Industrial-Sized Deals TextBTS15 Shop Women's Handbags Learn more nav_sap_SWP_6M_fly_beacon $5 Albums Fire TV Stick Subscribe & Save Shop Popular Services tmnt tmnt tmnt  Amazon Echo Starting at $99 Kindle Voyage GNO Shop Now Deal of the Day

CSS: The Definitive Guide
Format: PaperbackChange
Price:$27.65+Free shipping with Amazon Prime
Your rating(Clear)Rate this item


There was a problem filtering reviews right now. Please try again later.

Showing 1-4 of 4 reviews(3 star)show all reviews
4 of 4 people found the following review helpful
VINE VOICEon September 16, 2014
I guess it’s worth asking what you really expect from a book about CSS. I knew that this was an O’Reilly “definitive guide”, and having read quite a few such books, I knew that I was going to get into a lot of detail about the subject, but I was also expecting illustrative examples, tips and tricks and notes on real-world usage. This book really reads more like an annotated specification document. Most of the illustrations are reprinted directly from the CSS 2.1 specification, and the book is printed in black-and-white whereas the online specification, at least, is in color. There are a handful of notes about some of the finer points in the specification, but it felt like the book was targeted more at browser implementers than CSS authors. There’s no real attempt to clarify the trickier points of actually using CSS to style web pages; just a catalog of what the complete specification includes. The author does include a lot of asides about what has and hasn’t been implemented widely, but since the book is now 8 years out of date, those discussions have unfortunately become irrelevant. I think that in this case, my time would have been better spent reading, say, “The Zen of CSS Design” and then reading the online specification document from the w3c.
0CommentWas this review helpful to you?YesNoSending feedback...
Thank you for your feedback.
Sorry, we failed to record your vote. Please try again
Report abuse
on January 25, 2013
Firstly, this book is good if you need to know a lot about established CSS conventions. However, it's pretty tedious just thanks to the nature of CSS, and unless you have a lot of time on your hands I'd strongly suggest just going through some web tutorials.

Another point is that is nothing in the book about animations and other widely supported but not established CSS. This has been deliberately left out by the author, but it's something to consider given that unofficial CSS rules are a large part of what's in use today.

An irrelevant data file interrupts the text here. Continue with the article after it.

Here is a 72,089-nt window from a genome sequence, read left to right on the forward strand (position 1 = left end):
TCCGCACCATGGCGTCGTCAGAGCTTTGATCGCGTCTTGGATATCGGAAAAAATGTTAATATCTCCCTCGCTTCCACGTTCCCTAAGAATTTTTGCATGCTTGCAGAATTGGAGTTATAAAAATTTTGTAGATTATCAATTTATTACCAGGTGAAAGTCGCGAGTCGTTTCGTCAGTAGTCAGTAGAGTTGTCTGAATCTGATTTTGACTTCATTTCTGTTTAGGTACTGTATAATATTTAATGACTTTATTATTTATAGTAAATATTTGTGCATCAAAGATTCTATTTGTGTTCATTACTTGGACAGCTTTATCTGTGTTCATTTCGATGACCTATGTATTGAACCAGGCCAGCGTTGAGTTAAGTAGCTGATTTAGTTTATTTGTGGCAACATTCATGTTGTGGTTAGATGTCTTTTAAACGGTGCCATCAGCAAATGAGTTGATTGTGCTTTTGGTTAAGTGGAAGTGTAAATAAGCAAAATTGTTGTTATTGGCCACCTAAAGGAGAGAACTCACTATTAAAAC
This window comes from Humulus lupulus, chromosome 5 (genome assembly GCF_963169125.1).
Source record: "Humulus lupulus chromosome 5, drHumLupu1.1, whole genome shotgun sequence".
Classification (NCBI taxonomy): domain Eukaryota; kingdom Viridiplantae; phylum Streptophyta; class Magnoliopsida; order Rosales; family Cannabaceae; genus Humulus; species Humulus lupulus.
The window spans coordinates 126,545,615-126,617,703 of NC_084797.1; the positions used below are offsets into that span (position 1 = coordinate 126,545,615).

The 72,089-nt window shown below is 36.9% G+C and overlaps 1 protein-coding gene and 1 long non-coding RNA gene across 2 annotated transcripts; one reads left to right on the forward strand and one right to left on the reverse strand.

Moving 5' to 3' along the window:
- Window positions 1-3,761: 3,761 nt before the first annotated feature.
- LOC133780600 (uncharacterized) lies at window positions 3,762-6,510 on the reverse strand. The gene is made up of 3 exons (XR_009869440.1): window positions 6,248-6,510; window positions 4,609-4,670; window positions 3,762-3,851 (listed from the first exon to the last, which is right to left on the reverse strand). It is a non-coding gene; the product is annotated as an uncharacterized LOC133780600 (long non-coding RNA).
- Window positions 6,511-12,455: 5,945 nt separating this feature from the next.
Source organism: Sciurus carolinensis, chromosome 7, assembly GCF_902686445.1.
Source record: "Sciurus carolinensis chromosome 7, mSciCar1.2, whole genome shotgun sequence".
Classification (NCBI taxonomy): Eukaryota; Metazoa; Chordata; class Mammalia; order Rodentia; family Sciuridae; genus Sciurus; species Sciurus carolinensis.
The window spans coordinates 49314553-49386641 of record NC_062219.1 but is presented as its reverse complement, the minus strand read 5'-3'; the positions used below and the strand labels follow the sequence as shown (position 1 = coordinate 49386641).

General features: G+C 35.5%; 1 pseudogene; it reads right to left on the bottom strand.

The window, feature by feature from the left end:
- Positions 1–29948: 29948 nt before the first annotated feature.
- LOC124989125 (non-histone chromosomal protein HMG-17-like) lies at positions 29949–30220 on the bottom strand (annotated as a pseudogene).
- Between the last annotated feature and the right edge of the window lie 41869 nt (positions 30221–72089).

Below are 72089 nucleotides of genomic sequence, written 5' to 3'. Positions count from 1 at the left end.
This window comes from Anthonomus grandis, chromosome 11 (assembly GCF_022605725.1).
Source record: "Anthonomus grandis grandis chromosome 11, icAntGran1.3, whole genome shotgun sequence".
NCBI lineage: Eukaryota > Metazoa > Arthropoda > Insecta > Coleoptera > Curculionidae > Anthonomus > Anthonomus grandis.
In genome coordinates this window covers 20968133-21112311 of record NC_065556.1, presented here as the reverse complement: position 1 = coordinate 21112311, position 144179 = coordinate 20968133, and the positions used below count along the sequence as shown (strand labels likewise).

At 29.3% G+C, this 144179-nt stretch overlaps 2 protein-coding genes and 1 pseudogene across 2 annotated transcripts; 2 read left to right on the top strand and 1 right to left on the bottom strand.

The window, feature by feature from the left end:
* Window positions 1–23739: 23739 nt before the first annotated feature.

Conclusion: if you have a lot of time and need to meticulously learn basic CSS, then this book is for you.
0CommentWas this review helpful to you?YesNoSending feedback...
Thank you for your feedback.
Sorry, we failed to record your vote. Please try again
Report abuse
12 of 19 people found the following review helpful
on July 3, 2007
I purchased this book with the expectation of being able to implement CSS for a website. The book felt very much textbook-ish, focusing too much on the theory and not enough on practical implementation. I had hoped for more best practices and more on layouts. This book is a great CSS reference but if you're looking for one-stop-shopping for building a CSS web site, you might be better off with something else.
0CommentWas this review helpful to you?YesNoSending feedback...
Thank you for your feedback.
Sorry, we failed to record your vote. Please try again
Report abuse
10 of 17 people found the following review helpful
on April 1, 2008
This is a book about CSS, and CSS, is about the presentation aspect of web pages. How the text appears, the size, the layout, etc.

However, the presentation style inside the book is kind of sloppy. For example, on page 186 and 187, when it talks about inline elements, Figure 7.33 "Strongly emphasized" is printed not as tall as Figure 7.34 and 7.35 when the CSS style is the same. And the word being used is "which is" and is changed to "that is" in Figure 7.34 and 7.35, when it is changing the vertical-align only. The reader would be better helped if they can see the contrast of the CSS style, without the change of wording for no reason at all. Also, in Figure 7.34, the bigger words should not overlap with the smaller words above, as tested in CSS compliant browsers, but it is printed so on the book.

Then again, in Figure 7.36, for no reason at all, the picture is shrunk down to 1/4 size of the previous examples, when they are all talking about the same case except for some vertical-align difference. It may be done just because the page is running out of space. That is pretty sloppy.

On page 181 to 182, it talks about various terms of the inline box model, and there is no figure at all to exemplify the terms at all. Then after the reader goes through a tough time to read through those text of hard definitions, 3 pages later, the figures start to appear. Please, can the book be designed so that the readers are considered? CSS is partly for making the content easy for the audience, and how about this CSS book is made easier for its audience too?

But I have to admit that this book is very definitive about CSS. If you spend some time to read this book, then you will understand CSS much better.
0CommentWas this review helpful to you?YesNoSending feedback...
Thank you for your feedback.
Sorry, we failed to record your vote. Please try again
Report abuse
     
 
Customers who viewed this also viewed
HTML and CSS: Design and Build Websites
HTML and CSS: Design and Build Websites by Jon Duckett (Paperback - November 8, 2011)
$17.38

CSS3: The Missing Manual
CSS3: The Missing Manual by David Sawyer McFarland (Paperback - January 6, 2013)
$28.48

CSS Pocket Reference
CSS Pocket Reference by Eric A. Meyer (Paperback - August 2, 2011)
$10.86
 
     

Send us feedback

How can we make Amazon Customer Reviews better for you?
Let us know here.